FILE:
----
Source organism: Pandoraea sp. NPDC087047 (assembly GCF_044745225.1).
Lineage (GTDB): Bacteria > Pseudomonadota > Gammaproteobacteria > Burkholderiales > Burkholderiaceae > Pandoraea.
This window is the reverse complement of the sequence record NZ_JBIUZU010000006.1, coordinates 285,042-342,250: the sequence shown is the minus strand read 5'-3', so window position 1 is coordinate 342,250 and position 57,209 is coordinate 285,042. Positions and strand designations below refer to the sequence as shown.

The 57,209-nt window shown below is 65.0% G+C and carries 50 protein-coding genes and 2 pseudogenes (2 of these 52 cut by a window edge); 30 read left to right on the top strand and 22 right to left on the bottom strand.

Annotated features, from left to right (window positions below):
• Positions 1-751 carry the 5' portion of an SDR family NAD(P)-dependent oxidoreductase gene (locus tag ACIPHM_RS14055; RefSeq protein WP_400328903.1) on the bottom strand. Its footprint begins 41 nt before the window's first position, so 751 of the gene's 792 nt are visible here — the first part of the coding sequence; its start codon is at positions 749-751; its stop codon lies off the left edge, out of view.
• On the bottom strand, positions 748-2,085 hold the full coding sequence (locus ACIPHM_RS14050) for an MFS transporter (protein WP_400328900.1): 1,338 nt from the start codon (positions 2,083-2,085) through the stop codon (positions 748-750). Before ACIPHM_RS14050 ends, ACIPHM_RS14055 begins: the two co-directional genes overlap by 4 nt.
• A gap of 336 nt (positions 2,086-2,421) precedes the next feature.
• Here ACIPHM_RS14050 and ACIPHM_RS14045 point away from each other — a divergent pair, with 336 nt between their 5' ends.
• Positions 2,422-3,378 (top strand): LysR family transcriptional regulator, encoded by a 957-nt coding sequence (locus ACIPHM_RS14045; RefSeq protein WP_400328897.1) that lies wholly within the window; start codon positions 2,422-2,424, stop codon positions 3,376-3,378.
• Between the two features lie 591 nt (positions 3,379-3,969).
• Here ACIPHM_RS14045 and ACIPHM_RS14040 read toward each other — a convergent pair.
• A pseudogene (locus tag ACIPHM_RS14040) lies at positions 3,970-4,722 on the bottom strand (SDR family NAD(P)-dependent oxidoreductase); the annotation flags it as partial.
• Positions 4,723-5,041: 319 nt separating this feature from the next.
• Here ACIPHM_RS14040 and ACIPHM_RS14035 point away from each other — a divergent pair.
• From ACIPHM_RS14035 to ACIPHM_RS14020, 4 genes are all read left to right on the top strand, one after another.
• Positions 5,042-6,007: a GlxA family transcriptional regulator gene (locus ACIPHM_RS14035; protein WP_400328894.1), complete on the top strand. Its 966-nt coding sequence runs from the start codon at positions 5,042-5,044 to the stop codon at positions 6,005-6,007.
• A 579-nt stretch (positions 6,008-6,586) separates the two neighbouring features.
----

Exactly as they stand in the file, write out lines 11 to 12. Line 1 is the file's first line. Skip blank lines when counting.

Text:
• Between the two features lie 591 nt (positions 3,379-3,969).
• Here ACIPHM_RS14045 and ACIPHM_RS14040 read toward each other — a convergent pair.